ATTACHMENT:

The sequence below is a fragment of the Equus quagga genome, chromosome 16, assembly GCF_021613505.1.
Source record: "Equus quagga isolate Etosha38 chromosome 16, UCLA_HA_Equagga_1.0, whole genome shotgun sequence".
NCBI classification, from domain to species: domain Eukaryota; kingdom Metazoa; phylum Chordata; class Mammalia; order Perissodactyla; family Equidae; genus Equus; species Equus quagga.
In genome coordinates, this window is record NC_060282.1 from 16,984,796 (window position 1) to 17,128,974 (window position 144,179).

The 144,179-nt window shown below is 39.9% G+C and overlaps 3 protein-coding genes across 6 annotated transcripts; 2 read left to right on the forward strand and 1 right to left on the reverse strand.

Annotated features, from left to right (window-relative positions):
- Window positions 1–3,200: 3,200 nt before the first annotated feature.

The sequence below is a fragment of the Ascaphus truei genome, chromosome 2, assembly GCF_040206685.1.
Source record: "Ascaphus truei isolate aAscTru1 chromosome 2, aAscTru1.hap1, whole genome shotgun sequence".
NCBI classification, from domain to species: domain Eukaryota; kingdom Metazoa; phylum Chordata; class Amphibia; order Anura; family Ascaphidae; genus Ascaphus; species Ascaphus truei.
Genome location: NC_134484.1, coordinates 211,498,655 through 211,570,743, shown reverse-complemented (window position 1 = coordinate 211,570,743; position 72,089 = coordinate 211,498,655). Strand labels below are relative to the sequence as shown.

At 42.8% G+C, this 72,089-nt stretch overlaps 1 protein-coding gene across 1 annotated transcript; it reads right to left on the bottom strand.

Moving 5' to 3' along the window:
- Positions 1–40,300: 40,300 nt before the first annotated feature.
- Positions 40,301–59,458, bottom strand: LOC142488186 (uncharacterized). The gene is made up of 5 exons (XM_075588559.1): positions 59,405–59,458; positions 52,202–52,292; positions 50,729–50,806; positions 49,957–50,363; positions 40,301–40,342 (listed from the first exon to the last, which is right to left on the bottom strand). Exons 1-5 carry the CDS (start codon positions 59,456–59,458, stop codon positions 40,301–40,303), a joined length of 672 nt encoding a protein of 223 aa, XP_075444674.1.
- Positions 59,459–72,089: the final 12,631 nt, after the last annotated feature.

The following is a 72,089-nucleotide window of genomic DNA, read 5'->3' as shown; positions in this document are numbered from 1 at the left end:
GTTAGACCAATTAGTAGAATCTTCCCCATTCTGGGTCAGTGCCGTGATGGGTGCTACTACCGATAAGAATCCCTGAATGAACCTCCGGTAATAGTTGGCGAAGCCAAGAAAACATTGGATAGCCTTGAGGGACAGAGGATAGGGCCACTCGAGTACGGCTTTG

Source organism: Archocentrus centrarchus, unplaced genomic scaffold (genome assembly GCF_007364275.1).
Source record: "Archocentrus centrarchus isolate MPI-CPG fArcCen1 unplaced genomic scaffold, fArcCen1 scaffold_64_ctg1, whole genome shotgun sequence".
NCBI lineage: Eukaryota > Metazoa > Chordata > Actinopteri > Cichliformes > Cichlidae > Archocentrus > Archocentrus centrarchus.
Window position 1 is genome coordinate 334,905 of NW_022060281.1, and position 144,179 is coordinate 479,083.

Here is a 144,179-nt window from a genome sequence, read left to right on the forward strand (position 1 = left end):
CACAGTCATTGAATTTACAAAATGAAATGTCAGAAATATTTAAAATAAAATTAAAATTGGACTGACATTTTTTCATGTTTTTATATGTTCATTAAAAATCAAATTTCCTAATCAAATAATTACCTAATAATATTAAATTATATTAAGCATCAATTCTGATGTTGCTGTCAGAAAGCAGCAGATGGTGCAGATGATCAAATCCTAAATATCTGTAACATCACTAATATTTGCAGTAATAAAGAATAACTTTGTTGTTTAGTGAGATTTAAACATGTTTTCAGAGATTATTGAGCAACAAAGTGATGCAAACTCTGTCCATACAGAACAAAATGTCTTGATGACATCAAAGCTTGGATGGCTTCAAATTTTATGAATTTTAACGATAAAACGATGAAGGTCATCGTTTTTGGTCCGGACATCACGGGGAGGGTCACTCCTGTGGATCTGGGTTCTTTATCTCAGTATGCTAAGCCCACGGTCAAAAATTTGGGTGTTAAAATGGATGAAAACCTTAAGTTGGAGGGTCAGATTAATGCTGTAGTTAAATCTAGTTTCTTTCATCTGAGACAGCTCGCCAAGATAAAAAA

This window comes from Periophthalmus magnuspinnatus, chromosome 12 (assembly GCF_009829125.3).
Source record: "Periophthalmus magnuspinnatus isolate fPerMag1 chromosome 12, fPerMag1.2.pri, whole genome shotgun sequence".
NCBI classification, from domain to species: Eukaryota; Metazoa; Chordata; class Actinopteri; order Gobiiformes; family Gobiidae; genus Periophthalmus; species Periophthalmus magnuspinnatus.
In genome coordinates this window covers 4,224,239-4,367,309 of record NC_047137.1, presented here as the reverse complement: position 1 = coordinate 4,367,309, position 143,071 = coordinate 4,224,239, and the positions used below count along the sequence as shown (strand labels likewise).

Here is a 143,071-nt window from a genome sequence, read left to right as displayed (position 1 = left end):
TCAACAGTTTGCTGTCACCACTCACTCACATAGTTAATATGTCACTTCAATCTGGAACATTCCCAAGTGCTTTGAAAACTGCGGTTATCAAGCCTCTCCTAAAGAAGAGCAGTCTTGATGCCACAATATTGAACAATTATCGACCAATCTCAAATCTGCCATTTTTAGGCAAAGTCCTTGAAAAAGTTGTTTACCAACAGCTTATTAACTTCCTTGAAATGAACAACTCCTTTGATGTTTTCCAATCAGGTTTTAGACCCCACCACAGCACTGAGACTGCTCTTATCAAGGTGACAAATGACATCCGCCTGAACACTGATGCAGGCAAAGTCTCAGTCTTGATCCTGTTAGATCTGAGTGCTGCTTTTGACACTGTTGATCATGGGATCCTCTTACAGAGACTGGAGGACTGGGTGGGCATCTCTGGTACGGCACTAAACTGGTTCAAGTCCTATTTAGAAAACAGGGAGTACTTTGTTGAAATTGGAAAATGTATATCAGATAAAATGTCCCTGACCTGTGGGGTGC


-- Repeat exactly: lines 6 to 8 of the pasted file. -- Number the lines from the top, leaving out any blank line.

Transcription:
Annotated features, from left to right (window-relative positions):
- Window positions 1–3,200: 3,200 nt before the first annotated feature.

The sequence below is a fragment of the Ascaphus truei genome, chromosome 2, assembly GCF_040206685.1.